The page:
HONOLULU (KHON2) — Honolulu Mayor Kirk Caldwell announced a new partnership with the Hawaii Primary Care Association and Oahu’s seven community health centers that will work to help Oahu’s COVID-19 patients and their families during the recovery process.
The initiative, funded by $10 million of CARES Act money, will provide contact tracing, health care navigation and other services to support families whose household has been exposed to COVID-19.
“Making O‘ahu COVID-safe depends on giving everyone who may have been exposed to the coronavirus access to the care and support they need,” said Mayor Caldwell. “The health care professionals at our island’s community health centers do more than provide quality medical care. They care for the well-being of patients and entire communities and that’s what Oahu needs to recover from COVID-19.”
“It didn’t take a lot to guess that Kalihi was going to be one of those areas that was most impacted by the virus,” explained Dr. David Derauf of Kokua Kalihi Valley Comprehensive Family Services. “And surely enough this summer, we saw that this was the center of the storm for Hawaii for COVID.”
Kōkua Kalihi Valley Comprehensive Family Services quickly became a treatment facility and assisted over 550 COVID-positive residents, but many struggled financially and the virus was able to spread as many live in multi-generational homes.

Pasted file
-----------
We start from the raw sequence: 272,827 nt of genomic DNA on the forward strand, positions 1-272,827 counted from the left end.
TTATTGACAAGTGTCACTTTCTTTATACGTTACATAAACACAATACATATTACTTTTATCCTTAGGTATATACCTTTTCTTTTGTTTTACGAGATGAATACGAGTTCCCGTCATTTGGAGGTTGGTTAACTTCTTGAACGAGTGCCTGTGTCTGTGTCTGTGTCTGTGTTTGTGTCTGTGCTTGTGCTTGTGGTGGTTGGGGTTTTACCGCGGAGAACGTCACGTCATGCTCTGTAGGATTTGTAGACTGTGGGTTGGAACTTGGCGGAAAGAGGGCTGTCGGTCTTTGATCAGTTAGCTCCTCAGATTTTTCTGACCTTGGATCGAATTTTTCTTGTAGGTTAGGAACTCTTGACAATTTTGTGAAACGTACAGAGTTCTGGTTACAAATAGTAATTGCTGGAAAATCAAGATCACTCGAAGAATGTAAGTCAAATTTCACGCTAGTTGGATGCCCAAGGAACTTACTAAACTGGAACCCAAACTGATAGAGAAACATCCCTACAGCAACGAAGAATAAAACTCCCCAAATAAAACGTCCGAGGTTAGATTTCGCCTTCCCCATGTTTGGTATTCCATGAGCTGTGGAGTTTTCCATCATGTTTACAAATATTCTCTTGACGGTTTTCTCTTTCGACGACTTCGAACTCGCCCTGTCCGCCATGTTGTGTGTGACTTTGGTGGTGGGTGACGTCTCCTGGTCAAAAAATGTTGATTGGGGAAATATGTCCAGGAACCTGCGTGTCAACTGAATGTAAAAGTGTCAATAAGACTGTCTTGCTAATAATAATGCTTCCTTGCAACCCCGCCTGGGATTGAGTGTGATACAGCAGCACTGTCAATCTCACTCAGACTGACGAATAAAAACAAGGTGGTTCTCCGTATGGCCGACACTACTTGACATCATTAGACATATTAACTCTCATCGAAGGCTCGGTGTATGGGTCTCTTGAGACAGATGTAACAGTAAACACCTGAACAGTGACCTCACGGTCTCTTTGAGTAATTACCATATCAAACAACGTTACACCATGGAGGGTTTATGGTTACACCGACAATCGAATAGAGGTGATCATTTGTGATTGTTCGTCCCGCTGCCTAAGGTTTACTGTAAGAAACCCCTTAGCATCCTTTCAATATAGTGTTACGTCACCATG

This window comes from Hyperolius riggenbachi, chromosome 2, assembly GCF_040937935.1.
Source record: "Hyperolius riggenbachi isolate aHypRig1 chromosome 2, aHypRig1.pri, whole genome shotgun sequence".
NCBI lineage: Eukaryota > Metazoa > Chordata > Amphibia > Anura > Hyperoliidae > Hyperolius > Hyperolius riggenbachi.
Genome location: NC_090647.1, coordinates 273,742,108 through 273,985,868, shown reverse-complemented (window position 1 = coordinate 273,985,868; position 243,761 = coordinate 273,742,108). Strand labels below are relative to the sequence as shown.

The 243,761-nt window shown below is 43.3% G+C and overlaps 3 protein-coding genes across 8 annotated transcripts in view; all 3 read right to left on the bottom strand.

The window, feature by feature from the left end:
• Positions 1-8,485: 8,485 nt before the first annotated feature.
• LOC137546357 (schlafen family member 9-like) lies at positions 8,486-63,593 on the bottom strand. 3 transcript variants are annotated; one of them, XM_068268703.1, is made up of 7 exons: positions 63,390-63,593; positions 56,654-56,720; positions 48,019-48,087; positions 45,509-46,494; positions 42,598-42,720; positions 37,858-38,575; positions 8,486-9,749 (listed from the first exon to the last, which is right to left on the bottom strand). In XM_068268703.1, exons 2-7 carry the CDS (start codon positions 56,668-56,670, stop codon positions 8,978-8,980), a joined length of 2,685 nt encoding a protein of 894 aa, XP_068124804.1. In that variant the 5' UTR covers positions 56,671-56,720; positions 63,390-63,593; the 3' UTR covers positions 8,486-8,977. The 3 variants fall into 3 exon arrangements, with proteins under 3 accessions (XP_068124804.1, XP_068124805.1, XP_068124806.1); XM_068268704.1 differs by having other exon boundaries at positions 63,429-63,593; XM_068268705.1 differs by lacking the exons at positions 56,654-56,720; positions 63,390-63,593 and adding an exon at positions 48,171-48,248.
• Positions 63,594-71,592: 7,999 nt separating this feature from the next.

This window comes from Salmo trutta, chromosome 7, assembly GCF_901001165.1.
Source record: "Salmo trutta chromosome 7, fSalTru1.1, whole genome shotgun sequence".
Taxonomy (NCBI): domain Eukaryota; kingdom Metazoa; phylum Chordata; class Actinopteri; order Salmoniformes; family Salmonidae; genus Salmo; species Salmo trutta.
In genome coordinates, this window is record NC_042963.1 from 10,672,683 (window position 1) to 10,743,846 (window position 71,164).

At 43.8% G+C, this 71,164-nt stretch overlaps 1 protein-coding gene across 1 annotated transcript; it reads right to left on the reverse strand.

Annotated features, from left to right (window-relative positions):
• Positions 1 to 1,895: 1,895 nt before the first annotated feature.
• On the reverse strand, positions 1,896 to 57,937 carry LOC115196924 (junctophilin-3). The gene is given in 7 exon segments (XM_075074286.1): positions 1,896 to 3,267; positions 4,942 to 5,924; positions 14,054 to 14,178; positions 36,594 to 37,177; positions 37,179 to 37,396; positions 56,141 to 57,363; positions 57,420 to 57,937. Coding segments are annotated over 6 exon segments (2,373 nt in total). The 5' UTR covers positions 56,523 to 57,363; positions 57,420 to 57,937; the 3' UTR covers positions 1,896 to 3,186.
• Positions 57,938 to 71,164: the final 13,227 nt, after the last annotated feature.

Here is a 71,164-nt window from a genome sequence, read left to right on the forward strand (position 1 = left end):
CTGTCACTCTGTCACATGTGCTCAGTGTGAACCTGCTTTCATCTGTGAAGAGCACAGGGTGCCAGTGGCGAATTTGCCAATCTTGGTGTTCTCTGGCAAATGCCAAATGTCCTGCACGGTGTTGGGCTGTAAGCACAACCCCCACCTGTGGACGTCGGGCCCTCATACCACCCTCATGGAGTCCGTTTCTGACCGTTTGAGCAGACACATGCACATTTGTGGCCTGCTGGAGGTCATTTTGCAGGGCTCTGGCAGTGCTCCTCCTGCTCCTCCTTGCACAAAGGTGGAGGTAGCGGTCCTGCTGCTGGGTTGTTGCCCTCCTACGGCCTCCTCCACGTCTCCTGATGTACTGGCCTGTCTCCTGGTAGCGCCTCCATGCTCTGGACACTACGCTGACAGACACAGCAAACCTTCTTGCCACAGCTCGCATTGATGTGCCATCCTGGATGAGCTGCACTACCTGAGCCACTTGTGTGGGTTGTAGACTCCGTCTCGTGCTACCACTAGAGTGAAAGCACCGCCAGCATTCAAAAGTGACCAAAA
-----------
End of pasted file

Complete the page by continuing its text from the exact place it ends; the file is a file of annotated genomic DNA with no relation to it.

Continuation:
“It takes tremendous support to stay home from work and worry about putting food on the table and being able to afford to pay rent for two weeks so you can do the right thing and stay home to keep your community safe,” Dr. Derauf continued.
He said in the last six weeks, they have been able to provide $500,000 in economic assistance including rental assistance, groceries and supplies for families impacted by the virus.
According to the City, services for households will include anything from daily wellness support to food and medication delivery as well as assistance to family members for care after hours or in an emergency.
The mayor says he hopes this encourages income earners to self-quarantine if they test positive for the virus, because their family would be financially supported.
“This program will work to help these income earners worry less so they can isolate and quarantine and know their families are taken care of,” Caldwell explained.
Community health centers on O‘ahu include:
- Kalihi-Pālama Health Center
- Kōkua Kalihi Valley Comprehensive Family Services
- Ko‘olauloa Health Center
- Wahiawā Health
- Wai‘anae Coast Comprehensive Health Center
- Waikīkī Health
- Waimānalo Health Center
“I would encourage anybody who needs help, to really come down here or make a call to the health center, especially if they need quarantine facilities, a lot of our residents who live in crowded conditions, they can’t quarantine safely away from their families, and that further spreads the disease,” said Honolulu City Council member Joey Manahan.
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